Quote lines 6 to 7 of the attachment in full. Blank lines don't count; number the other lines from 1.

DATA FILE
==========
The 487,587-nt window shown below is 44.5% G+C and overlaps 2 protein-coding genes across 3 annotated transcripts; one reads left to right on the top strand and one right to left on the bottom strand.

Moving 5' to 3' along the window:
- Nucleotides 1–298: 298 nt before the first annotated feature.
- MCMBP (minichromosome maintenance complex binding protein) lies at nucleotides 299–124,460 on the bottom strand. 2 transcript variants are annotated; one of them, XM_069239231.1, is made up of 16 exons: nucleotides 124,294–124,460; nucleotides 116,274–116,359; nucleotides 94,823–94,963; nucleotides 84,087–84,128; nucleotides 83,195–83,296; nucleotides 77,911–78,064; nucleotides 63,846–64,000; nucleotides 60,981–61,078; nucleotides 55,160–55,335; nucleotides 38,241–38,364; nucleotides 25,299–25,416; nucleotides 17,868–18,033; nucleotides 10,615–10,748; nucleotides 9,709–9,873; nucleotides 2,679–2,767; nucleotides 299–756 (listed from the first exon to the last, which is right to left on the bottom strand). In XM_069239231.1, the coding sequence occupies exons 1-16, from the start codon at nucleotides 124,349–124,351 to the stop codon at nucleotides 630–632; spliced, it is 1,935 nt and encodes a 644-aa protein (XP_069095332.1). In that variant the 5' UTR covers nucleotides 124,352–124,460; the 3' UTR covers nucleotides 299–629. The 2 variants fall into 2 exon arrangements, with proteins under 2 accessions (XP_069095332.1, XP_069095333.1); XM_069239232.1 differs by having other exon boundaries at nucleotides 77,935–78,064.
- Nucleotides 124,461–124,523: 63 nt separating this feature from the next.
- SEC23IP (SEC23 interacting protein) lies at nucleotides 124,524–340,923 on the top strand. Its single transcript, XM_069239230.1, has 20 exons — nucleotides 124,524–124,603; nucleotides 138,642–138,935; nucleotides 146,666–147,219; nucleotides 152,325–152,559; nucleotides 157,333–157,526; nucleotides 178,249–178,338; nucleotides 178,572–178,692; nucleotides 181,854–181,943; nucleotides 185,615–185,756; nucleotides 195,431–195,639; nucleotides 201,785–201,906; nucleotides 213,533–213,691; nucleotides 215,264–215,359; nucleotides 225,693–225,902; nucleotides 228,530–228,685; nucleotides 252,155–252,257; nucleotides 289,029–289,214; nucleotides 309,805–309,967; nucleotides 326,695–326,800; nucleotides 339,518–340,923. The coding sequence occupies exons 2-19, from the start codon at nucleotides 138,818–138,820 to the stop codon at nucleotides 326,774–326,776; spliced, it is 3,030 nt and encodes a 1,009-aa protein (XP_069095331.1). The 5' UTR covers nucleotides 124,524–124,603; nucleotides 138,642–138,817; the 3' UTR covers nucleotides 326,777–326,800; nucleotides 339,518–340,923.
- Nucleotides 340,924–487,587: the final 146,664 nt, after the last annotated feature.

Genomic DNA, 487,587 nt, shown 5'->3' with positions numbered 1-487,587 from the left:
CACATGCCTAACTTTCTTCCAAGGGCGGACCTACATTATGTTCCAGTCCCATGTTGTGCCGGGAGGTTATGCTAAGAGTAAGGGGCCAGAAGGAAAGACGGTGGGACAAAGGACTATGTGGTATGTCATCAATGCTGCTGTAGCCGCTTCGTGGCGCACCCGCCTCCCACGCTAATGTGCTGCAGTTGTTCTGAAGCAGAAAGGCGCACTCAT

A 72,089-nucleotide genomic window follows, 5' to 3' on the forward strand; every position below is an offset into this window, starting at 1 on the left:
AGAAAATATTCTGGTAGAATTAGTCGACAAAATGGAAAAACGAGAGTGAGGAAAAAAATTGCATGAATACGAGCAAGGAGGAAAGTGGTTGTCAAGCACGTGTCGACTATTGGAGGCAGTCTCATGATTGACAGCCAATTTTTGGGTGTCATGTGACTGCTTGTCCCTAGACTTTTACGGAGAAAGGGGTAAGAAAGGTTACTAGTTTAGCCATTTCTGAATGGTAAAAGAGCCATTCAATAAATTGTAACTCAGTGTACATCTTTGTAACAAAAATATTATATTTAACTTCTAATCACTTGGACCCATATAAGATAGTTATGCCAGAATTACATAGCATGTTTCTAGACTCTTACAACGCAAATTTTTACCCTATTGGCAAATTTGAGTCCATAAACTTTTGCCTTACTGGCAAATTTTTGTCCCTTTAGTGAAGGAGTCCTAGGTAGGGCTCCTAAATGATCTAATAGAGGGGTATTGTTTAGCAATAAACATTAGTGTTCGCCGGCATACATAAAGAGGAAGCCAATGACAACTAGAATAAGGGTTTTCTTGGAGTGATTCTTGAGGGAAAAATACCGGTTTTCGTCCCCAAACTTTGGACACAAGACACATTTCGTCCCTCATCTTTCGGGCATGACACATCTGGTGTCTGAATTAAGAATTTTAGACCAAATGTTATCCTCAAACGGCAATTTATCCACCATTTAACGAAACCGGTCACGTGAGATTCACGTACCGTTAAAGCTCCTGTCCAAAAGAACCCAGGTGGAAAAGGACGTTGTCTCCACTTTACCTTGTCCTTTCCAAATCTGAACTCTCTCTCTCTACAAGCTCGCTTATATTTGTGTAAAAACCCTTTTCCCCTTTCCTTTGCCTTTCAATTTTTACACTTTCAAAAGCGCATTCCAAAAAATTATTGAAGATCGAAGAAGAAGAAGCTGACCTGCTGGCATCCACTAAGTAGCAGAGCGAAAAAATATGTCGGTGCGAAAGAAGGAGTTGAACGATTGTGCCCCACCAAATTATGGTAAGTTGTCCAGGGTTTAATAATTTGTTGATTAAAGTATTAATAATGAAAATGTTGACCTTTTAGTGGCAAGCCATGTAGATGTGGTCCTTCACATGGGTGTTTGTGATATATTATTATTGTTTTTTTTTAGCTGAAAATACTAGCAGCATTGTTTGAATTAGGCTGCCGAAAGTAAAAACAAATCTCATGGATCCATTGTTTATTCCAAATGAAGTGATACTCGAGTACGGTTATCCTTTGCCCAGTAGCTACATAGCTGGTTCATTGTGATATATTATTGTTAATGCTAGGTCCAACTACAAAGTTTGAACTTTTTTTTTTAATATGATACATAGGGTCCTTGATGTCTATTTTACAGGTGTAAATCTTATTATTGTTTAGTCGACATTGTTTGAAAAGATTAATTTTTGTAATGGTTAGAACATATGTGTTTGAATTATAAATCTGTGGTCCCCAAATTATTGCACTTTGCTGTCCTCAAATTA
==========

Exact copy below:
- SEC23IP (SEC23 interacting protein) lies at nucleotides 124,524–340,923 on the top strand. Its single transcript, XM_069239230.1, has 20 exons — nucleotides 124,524–124,603; nucleotides 138,642–138,935; nucleotides 146,666–147,219; nucleotides 152,325–152,559; nucleotides 157,333–157,526; nucleotides 178,249–178,338; nucleotides 178,572–178,692; nucleotides 181,854–181,943; nucleotides 185,615–185,756; nucleotides 195,431–195,639; nucleotides 201,785–201,906; nucleotides 213,533–213,691; nucleotides 215,264–215,359; nucleotides 225,693–225,902; nucleotides 228,530–228,685; nucleotides 252,155–252,257; nucleotides 289,029–289,214; nucleotides 309,805–309,967; nucleotides 326,695–326,800; nucleotides 339,518–340,923. The coding sequence occupies exons 2-19, from the start codon at nucleotides 138,818–138,820 to the stop codon at nucleotides 326,774–326,776; spliced, it is 3,030 nt and encodes a 1,009-aa protein (XP_069095331.1). The 5' UTR covers nucleotides 124,524–124,603; nucleotides 138,642–138,817; the 3' UTR covers nucleotides 326,777–326,800; nucleotides 339,518–340,923.
- Nucleotides 340,924–487,587: the final 146,664 nt, after the last annotated feature.